IR Update 14/12

In 1907, the famous ‘Harvester Judgement’ paved the way for the establishment of a minimum wage in Australia. In what became a benchmark case, Justice Henry Higgins (yes that’s right) deemed 2 pounds and 2 shillings per week to be ‘fair and reasonable’ pay for unskilled workers. This is a meagre $4.20 per week by today’s standards – but enough to live on and more than many workers were earning at the time.

Today, all employees are entitled to be paid fairly for their work as defined by the statutory minimum wage. If an employer is paying less than the minimum wage they can receive a penalty of up to $51,000. (Source: Workplace Bulletin – 10 June 2014)

The Fair Work Commission (FWC) recently announced an increase of 3 per cent on the national minimum wage from 1 July 2014.

What does this mean for Australian employers?

In conjunction with this increase on the national minimum wage, all modern award base rates are increased by 3 per cent. Employers who have staff under the modern award or an agreement will have to increase wages in line with these base rates.

This does not mean an employer must provide a pay increase of 3 percent on what an employee currently earns – it only means you must increase the wage rate if it now falls under the base level – some guidelines are provided below:

If… Then…
an employee’s wage rate falls below the new increased base rate their wage rate must be bought into line with the new rate
you currently pay above the base rate (excluding exemption rates) and their wage remains above the new increased base rate you do not have to pass on the increase, as they are still above the wage rate for their classification level
you have employees on exemption rates you need to ensure that with the increase they are still at or above the exemption rate for their applicable classification level
you have employees on annualised salaries You need to ensure the annualised salary is not disadvantaging them. For example, if the employee is working additional hours that would not deemed ‘reasonable’ by the National Employment Standards (NES) and they are not getting paid for these hours or receiving penalty rates, this would be considered a disadvantage.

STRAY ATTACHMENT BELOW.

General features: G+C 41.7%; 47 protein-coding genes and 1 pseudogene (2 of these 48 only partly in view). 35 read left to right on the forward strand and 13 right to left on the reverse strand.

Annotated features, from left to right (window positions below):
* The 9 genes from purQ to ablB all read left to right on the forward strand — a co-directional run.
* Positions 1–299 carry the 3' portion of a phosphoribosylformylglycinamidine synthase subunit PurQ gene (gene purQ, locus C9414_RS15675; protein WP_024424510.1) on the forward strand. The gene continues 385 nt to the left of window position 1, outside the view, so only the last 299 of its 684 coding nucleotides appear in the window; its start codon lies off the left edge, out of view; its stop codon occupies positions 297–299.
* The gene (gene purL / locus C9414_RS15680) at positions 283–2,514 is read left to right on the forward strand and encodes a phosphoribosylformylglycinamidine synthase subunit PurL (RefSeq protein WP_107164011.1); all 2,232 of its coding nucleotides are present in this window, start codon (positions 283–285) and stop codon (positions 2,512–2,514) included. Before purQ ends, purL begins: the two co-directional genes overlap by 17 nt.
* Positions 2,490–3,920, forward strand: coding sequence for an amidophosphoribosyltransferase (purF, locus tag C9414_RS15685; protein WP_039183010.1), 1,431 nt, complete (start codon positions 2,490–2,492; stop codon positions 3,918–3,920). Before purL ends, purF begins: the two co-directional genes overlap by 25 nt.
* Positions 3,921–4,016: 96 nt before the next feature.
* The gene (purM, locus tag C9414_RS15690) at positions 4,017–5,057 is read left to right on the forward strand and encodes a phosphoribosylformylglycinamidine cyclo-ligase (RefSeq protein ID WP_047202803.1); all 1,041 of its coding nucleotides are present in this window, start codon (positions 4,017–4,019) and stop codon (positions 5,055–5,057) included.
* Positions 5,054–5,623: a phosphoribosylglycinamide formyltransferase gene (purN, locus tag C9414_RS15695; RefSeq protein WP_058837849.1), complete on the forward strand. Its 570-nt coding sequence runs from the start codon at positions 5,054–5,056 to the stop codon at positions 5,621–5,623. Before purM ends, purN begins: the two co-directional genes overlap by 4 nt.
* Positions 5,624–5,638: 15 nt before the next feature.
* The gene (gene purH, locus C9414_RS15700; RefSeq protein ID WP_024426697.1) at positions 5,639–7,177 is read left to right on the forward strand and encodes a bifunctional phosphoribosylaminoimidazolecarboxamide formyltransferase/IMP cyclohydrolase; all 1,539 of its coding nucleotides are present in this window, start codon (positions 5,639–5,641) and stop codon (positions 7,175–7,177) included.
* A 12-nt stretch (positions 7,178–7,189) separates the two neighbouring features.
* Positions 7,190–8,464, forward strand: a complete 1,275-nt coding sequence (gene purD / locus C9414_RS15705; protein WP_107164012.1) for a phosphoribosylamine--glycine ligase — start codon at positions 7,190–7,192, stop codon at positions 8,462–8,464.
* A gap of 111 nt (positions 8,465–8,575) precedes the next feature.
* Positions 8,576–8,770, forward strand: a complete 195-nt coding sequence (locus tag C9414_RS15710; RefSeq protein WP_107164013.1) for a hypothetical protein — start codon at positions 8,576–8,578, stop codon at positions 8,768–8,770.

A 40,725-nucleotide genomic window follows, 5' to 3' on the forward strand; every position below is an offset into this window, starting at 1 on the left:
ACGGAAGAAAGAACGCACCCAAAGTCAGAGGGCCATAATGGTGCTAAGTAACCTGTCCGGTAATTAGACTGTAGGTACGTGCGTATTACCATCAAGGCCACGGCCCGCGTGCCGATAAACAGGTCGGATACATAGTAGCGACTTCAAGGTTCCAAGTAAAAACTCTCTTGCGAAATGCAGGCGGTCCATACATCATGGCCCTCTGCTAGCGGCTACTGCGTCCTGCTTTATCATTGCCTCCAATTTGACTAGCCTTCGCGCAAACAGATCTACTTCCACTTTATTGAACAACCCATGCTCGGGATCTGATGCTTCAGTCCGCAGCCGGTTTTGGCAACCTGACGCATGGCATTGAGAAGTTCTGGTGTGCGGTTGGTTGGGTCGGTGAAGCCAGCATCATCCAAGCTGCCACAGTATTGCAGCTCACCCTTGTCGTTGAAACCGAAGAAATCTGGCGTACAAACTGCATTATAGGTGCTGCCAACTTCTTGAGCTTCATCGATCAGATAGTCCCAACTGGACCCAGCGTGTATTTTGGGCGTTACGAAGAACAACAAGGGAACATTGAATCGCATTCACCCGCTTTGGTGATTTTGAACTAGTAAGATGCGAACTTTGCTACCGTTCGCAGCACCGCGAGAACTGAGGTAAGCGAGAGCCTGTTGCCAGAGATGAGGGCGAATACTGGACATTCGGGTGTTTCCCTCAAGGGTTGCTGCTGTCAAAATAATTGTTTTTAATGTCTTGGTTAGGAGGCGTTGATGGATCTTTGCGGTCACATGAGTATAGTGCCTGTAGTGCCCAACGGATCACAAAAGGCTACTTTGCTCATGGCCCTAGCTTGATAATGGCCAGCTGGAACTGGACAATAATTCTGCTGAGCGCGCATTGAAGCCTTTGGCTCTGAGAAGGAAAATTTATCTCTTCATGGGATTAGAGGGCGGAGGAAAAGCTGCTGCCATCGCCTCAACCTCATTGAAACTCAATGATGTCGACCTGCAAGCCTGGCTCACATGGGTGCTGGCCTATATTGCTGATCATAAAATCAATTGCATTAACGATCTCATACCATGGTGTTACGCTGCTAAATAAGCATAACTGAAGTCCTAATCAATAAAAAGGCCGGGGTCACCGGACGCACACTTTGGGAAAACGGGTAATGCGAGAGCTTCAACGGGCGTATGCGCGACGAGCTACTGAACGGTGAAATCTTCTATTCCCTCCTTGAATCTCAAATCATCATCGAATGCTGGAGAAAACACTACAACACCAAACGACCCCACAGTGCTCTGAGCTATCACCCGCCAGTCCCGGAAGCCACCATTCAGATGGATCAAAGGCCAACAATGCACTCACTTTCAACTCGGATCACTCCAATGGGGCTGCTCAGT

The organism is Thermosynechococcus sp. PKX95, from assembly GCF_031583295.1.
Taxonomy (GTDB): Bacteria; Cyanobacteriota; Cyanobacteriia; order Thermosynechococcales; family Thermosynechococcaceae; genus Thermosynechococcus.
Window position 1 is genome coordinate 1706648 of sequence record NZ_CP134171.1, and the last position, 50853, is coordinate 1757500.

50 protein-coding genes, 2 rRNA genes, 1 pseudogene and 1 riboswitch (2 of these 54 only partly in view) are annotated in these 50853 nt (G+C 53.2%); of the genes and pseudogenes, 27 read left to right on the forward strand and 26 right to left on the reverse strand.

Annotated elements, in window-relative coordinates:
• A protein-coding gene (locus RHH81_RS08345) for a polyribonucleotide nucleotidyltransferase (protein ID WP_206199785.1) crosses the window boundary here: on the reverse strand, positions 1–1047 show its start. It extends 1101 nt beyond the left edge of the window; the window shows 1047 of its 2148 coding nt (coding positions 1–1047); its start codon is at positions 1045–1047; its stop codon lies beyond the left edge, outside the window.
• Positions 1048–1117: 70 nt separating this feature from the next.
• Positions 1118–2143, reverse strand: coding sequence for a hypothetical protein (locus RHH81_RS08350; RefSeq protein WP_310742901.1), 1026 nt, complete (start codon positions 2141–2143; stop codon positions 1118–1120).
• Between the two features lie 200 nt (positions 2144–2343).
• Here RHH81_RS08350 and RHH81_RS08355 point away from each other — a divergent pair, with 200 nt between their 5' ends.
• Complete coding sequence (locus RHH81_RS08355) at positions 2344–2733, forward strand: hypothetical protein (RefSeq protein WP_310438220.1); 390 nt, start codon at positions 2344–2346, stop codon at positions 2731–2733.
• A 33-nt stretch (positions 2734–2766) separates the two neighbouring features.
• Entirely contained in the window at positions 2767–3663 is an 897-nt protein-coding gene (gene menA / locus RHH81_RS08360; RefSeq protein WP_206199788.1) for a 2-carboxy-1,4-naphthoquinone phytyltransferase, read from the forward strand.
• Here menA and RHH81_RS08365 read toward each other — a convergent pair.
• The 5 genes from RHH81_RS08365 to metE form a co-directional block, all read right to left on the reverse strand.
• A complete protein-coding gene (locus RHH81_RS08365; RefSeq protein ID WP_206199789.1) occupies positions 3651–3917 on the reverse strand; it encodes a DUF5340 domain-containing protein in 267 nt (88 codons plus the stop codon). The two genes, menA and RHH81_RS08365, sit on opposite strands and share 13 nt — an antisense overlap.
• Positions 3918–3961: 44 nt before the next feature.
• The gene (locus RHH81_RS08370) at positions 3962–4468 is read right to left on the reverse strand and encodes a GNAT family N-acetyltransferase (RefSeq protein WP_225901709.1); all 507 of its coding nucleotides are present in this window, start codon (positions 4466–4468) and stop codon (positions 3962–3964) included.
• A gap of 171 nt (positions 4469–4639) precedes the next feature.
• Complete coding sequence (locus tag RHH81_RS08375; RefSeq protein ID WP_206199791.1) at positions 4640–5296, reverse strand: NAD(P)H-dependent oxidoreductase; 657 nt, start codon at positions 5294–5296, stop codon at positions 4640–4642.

Other changes effective 1 July 2014

High income threshold

The high income threshold for unfair dismissal eligibility will increase to $133,000 per year. Earnings that count towards the threshold include, wages and agreed monetary value of non-monetary benefits (extra superannuation, salary sacrifice amounts).

Superannuation guarantee

The superannuation contribution has increased from 9.25 per cent to 9.5 per cent for all employees aged 18 and over, including part-time and casual workers. The superannuation contribution is based on the employee’s ordinary time earnings and must be paid into a complying superannuation fund.

Transitional provisions in modern awards

The four year process of changing monetary entitlements under modern awards has now been completed. If your employees are covered by a modern award then wages, loadings and penalties must be applied in full, however if they are covered under an agreement, only the wage component must come into line with the new modern award wage rate.

Market businesses with an employee collective or enterprise agreement, will now need to ensure that the wage rates are in line with the Modern Award base rates for both the Storage Services and Wholesale Industry Award and the Clerks – Private Sector Award. All businesses within the Markets who do not have an agreement must ensure their wage rates, penalties and loadings are now in line with the aforementioned awards. Wage rates were circulated in early June 2014 to all Member businesses and secondary wholesalers – if you missed out or did not see them – please let us know.

Source: HCOnline, Janie Smith, 27 June 2014